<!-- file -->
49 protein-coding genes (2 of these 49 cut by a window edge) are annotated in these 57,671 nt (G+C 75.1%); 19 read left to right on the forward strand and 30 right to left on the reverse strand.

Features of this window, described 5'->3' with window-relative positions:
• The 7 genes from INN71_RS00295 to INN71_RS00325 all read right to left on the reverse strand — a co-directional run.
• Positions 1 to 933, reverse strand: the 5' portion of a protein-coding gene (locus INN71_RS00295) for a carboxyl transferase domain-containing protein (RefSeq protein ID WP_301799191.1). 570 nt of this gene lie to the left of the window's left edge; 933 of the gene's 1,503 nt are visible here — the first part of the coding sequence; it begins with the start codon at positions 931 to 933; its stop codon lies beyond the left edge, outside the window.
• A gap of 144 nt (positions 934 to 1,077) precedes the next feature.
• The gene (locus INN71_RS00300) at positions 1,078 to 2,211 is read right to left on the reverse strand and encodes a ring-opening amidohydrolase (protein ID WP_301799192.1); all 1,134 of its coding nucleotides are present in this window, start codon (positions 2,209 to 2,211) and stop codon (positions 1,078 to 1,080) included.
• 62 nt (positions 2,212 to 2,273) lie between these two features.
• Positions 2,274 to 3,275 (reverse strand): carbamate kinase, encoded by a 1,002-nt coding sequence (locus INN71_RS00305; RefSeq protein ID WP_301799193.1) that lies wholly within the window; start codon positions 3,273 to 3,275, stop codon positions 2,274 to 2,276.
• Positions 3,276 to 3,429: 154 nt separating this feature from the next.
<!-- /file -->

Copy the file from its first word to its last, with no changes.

49 protein-coding genes (2 of these 49 cut by a window edge) are annotated in these 57,671 nt (G+C 75.1%); 19 read left to right on the forward strand and 30 right to left on the reverse strand.

Features of this window, described 5'->3' with window-relative positions:
• The 7 genes from INN71_RS00295 to INN71_RS00325 all read right to left on the reverse strand — a co-directional run.
• Positions 1 to 933, reverse strand: the 5' portion of a protein-coding gene (locus INN71_RS00295) for a carboxyl transferase domain-containing protein (RefSeq protein ID WP_301799191.1). 570 nt of this gene lie to the left of the window's left edge; 933 of the gene's 1,503 nt are visible here — the first part of the coding sequence; it begins with the start codon at positions 931 to 933; its stop codon lies beyond the left edge, outside the window.
• A gap of 144 nt (positions 934 to 1,077) precedes the next feature.
• The gene (locus INN71_RS00300) at positions 1,078 to 2,211 is read right to left on the reverse strand and encodes a ring-opening amidohydrolase (protein ID WP_301799192.1); all 1,134 of its coding nucleotides are present in this window, start codon (positions 2,209 to 2,211) and stop codon (positions 1,078 to 1,080) included.
• 62 nt (positions 2,212 to 2,273) lie between these two features.
• Positions 2,274 to 3,275 (reverse strand): carbamate kinase, encoded by a 1,002-nt coding sequence (locus INN71_RS00305; RefSeq protein ID WP_301799193.1) that lies wholly within the window; start codon positions 3,273 to 3,275, stop codon positions 2,274 to 2,276.
• Positions 3,276 to 3,429: 154 nt separating this feature from the next.